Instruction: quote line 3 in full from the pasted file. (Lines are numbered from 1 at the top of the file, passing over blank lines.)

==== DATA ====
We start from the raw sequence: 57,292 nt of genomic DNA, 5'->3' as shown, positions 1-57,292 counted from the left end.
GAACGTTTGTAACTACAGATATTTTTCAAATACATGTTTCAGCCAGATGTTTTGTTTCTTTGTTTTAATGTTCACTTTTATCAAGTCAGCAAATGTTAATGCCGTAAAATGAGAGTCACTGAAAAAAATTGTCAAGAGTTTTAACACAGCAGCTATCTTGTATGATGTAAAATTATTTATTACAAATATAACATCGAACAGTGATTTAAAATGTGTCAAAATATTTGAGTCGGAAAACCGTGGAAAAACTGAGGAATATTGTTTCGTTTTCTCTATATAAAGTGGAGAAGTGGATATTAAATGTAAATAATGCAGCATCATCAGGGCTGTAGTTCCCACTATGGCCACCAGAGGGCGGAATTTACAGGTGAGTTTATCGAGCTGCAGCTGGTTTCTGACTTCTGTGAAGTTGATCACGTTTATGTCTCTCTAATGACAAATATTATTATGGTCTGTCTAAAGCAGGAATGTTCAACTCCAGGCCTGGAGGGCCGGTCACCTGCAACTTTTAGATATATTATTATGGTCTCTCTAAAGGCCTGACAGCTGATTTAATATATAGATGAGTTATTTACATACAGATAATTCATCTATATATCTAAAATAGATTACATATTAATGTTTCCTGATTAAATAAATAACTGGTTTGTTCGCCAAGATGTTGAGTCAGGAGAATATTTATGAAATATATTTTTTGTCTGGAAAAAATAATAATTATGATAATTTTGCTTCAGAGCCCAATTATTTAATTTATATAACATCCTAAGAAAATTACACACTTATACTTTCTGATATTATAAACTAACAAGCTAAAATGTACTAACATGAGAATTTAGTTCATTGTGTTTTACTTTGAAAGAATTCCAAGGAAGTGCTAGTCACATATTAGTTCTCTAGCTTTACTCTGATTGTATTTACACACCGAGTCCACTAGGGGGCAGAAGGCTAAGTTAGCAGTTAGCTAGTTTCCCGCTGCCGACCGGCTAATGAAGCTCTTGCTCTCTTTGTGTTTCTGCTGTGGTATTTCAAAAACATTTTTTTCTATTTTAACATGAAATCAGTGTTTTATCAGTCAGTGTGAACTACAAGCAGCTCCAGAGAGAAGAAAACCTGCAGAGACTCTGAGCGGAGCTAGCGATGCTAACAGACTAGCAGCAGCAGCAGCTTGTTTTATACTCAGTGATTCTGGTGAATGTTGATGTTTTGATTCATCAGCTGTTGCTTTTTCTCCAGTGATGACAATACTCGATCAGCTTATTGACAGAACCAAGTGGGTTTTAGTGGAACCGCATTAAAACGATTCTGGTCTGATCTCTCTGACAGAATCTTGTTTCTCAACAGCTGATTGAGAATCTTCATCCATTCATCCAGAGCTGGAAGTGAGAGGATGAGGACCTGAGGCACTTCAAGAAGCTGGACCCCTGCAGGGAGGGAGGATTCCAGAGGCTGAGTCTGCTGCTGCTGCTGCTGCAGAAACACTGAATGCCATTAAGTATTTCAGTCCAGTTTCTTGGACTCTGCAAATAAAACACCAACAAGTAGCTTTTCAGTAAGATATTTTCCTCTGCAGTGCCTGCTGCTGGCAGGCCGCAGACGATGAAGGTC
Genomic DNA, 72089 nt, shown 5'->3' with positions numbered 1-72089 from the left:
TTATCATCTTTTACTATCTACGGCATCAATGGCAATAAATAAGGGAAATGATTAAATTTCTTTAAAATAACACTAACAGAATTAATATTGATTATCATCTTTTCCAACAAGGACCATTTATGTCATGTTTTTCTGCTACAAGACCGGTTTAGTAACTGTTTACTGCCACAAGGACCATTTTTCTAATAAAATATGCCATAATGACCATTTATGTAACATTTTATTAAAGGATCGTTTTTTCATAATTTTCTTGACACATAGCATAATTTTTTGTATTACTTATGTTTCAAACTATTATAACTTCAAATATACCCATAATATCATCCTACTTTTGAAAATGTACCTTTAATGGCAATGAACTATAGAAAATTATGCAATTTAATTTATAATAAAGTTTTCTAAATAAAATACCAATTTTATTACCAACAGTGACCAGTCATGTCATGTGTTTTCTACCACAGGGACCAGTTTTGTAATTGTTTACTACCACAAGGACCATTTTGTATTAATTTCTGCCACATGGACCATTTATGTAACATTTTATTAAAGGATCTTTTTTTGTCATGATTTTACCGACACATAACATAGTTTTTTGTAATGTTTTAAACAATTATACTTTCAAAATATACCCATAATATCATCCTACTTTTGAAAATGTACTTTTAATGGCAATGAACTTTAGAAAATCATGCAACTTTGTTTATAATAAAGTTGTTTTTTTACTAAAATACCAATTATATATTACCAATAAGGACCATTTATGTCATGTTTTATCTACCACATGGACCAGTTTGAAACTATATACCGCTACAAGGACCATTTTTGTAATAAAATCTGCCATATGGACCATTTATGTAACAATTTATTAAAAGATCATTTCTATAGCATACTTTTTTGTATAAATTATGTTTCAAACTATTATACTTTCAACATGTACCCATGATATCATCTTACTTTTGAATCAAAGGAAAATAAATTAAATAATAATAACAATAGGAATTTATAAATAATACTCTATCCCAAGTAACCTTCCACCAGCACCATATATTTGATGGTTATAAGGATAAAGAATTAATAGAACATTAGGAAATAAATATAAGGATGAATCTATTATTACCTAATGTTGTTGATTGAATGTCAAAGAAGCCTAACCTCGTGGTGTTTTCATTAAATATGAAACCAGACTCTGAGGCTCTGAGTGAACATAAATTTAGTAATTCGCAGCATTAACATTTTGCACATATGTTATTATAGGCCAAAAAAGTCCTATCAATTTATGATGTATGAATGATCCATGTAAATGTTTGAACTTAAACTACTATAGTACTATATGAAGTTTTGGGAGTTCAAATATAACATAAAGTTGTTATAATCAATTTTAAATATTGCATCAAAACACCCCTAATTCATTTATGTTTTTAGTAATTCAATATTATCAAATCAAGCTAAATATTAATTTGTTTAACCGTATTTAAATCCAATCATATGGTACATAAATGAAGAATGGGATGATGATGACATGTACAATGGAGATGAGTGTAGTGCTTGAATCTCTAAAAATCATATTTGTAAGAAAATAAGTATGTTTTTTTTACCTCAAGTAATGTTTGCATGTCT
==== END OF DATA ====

Genomic DNA, 72089 nt, shown 5'->3' with positions numbered 1-72089 from the left: